8 No adjudication of the claim against St. Francis appears in the record for this appeal. The terms of 12 O.S. 1991 § 1006 , the statute in force when summary relief was granted, governed appealability in actions with multiple parties and claims. Its standards required that, before an appeal may be prosecuted, everyone's claim in the action must stand decided, unless there be the trial judge's express authorization for an earlier appeal from some severable disposition of less than all the claims in the case. The district court's summary ruling, supra note 7, states there is "no just reason for delay[ing an immediate appeal]" and directs that summary disposition of the claim in the physicians' favor be entered at once (as a judgment). By amendments enacted in 1993 (Okl.Sess.L. 1993, Ch. 351, §§ 23, 30, eff. Oct. 1, 1993) § 1006 was amended and recodified as 12 O.S.Supp. 1993 § 994 . See Tinker Inv. & Mortg. v. Midwest City, Okl., 873 P.2d 1029, 1034 (1994).

9 Okl., 890 P.2d 1329 (1994).

10 The pertinent terms of 51 O.S.Supp. 1990 § 152 (5) (eff. May 30, 1990), which were in force when the claim arose, provided:

"5. "Employee" means any person who is authorized to act in behalf of a political subdivision or the state whether that person is acting on a permanent or temporary basis, with or without being compensated or on a full-time or part-time basis. Employee also includes all elected or appointed officers, members of governing bodies and other persons designated to act for an agency or political subdivision, but the term does not mean a person or other legal entity while acting in the capacity of an independent contractor or an employee of an independent contractor. For the purpose of this act, the following are employees of this state, regardless of the place in this state where duties as employees are performed:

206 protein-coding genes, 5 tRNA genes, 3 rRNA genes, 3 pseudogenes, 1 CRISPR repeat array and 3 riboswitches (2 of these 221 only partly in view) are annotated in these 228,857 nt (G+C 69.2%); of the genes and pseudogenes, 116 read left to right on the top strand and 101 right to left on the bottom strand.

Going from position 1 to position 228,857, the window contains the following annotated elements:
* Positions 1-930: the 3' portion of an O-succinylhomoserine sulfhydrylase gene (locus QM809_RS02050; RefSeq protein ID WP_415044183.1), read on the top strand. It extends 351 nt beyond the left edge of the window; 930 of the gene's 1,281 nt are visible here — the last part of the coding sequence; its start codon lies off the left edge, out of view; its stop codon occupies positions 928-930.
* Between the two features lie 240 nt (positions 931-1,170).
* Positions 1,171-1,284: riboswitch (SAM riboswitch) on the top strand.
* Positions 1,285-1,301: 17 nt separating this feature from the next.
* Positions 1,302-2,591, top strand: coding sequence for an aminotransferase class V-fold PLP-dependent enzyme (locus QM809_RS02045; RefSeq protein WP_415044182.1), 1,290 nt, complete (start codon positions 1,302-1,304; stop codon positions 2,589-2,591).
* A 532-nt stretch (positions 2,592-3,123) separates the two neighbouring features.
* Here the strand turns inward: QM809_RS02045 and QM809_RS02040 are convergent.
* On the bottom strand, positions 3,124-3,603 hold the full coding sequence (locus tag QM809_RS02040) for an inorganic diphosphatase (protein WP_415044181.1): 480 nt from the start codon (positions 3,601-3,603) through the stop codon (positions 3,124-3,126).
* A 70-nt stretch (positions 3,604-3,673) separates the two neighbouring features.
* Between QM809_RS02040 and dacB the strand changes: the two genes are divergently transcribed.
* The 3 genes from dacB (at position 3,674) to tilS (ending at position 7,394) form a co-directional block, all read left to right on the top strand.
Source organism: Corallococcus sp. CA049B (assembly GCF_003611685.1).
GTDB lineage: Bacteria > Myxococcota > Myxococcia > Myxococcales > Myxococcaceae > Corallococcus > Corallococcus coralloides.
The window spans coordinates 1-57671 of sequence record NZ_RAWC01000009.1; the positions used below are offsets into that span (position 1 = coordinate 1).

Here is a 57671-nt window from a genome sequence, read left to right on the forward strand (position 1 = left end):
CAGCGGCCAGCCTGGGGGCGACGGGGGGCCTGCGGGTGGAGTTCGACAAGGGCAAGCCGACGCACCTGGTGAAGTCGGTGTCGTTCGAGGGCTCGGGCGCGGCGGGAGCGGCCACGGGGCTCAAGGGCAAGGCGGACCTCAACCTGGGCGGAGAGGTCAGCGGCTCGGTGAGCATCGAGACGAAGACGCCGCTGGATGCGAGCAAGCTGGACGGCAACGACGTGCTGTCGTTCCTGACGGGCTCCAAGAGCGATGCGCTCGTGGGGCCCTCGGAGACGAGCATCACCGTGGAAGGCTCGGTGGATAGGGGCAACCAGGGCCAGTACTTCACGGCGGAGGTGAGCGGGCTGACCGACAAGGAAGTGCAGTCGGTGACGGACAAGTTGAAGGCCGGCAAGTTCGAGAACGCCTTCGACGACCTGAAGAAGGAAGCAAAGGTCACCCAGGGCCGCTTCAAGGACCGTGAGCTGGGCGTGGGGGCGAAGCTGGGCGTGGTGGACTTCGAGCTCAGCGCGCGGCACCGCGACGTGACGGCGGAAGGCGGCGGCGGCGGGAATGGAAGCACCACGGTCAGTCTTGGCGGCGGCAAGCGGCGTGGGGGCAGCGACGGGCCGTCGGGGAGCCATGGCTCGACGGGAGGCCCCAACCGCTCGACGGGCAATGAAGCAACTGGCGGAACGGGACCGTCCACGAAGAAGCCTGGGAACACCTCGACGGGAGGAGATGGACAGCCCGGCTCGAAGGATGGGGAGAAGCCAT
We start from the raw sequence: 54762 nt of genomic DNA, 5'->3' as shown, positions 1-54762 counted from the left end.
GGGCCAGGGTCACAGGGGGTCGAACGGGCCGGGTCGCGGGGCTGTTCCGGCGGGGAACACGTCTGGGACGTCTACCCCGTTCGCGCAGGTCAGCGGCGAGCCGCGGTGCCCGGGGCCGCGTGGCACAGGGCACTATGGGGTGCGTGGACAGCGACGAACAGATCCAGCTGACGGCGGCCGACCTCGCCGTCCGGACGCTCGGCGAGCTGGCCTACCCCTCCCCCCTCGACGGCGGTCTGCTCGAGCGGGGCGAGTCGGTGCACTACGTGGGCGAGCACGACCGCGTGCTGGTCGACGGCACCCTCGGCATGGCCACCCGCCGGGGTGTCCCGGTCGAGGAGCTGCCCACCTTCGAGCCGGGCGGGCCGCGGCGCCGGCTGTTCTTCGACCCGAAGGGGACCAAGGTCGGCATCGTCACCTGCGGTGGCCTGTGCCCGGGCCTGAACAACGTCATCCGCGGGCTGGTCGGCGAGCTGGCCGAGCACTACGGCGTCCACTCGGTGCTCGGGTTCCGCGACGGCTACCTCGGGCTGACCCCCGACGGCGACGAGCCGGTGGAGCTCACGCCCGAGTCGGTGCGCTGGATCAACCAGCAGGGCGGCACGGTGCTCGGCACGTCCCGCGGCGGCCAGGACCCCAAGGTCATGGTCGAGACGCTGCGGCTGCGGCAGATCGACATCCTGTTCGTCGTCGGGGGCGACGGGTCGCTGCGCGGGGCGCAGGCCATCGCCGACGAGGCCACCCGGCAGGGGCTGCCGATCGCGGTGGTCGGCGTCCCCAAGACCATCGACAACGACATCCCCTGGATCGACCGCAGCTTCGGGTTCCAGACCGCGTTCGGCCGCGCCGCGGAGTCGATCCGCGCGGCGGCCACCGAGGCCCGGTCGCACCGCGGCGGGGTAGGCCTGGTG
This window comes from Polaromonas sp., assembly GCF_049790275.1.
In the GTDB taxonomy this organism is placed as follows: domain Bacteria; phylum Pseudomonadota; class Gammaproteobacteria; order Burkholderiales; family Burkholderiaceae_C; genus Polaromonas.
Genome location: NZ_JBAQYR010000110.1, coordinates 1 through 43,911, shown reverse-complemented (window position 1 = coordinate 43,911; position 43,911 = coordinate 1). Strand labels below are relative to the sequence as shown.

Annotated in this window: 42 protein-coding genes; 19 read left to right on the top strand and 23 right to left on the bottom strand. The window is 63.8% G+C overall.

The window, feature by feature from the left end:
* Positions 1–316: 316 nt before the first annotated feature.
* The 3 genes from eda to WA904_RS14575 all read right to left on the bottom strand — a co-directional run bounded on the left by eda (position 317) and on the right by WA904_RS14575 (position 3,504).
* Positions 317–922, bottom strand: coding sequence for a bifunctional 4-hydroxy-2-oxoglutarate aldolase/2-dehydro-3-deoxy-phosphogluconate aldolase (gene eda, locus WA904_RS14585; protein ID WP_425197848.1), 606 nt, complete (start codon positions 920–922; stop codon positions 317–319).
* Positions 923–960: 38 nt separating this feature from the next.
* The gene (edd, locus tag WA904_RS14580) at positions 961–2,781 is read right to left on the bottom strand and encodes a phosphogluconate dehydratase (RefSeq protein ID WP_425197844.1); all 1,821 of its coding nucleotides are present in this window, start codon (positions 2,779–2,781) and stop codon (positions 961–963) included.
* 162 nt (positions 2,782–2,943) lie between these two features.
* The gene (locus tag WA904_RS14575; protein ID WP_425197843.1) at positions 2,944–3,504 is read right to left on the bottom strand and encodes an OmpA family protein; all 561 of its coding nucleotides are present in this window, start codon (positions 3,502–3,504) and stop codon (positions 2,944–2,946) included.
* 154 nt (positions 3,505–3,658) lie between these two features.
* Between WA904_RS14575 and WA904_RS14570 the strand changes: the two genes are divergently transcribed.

a. physicians acting in an administrative capacity

b. resident physicians and resident interns participating in a graduate medical education program of the University of Oklahoma Health Sciences Center or the College of Osteopathic Medicine of Oklahoma State University,

c. faculty members and staff of the University of Oklahoma Health Sciences Center and the College of Osteopathic Medicine of Oklahoma State University, while engaged in teaching duties.

Physician faculty members and staff of the University of Oklahoma Health Sciences Center and the College of Osteopathic Medicine of Oklahoma State University not acting in an administrative capacity or engaged in teaching duties are not employees or agents of the state. However, in no event shall the state be held liable for the tortious conduct of any physician, resident physician or intern while practicing medicine or providing medical treatment to patients." (Emphasis added.)

The 1991, 1992, 1993 and 1994 amendments have no effect on this litigation.

11 51 O.S. 1991 §§ 151 et seq.

12 Anderson, supra note 9 at 1340-1341.

13 The defendant physicians urge that because Anderson, supra note 9, was pronounced December 6, 1994, it does not apply retroactively to the Lykins' claim, which arose in 1990. This argument is without merit. The court in Anderson consolidated for disposition by a single opinion two separate claims - one arising in 1986 (the Anderson claim) and another in 1989 (the Bhat claim). Anderson's construction of the 1989 version of the GTCA is applicable to the Lykins' 1990 claim, unless its teachings stood abrogated by legislation enacted before the claim arose (in 1990). We know of no such changes in the statutory liability scheme.

14 See 51 O.S.Supp. 1990 § 152 (5), supra note

15 Anderson, supra note 9.

16 The defendant physicians cite: Yotvat v. Roth, 95 Wis.2d 357, 290 N.W.2d 524 (App. 1980); Doe v. Ellis, 103 Wis.2d 581, 309 N.W.2d 375 379 (App. 1981); Felder v. Casey, 408 N.W.2d 19 (1987); Kabwasa v. University of Utah, 785 F. Supp. 1445, 1448 (D.Utah 1990), citing Madsen v. Borthick, 769 P.2d 245 (Utah 1989), and Poole v. Clase, 476 N.E.2d 828 (Ind. 1985).

17 The terms of 51 O.S.Supp. 1988 § 156 (G) are:

"G. Claims and suits against resident physicians or interns shall be made in accordance with the provisions of Titles 12 and 76 of the Oklahoma Statutes."

The 1992 amendment has no effect on this litigation.

18 Title 12 regulates civil procedure.

19 Title 76 addresses itself to torts.

20 The pertinent terms of 51 O.S.Supp. 1984 § 153 (B)(eff. Oct. 1, 1985) are:

"B. The liability of the state or political subdivision under this act shall be exclusive and in place of all other liability of the state, a political subdivision or employee at common law or otherwise." (Emphasis supplied.)

Fuller v. Odom, Okl., 741 P.2d 449, 451 453 (1987).

[917 P.2d 5] WATT, Justice, with whom HODGES, Justice, joins, dissenting.

I dissent for the reasons set out in my dissent in Anderson v. Eichner, Okl., 890 P.2d 1329, 1341 (1994) (Watt, J., dissenting).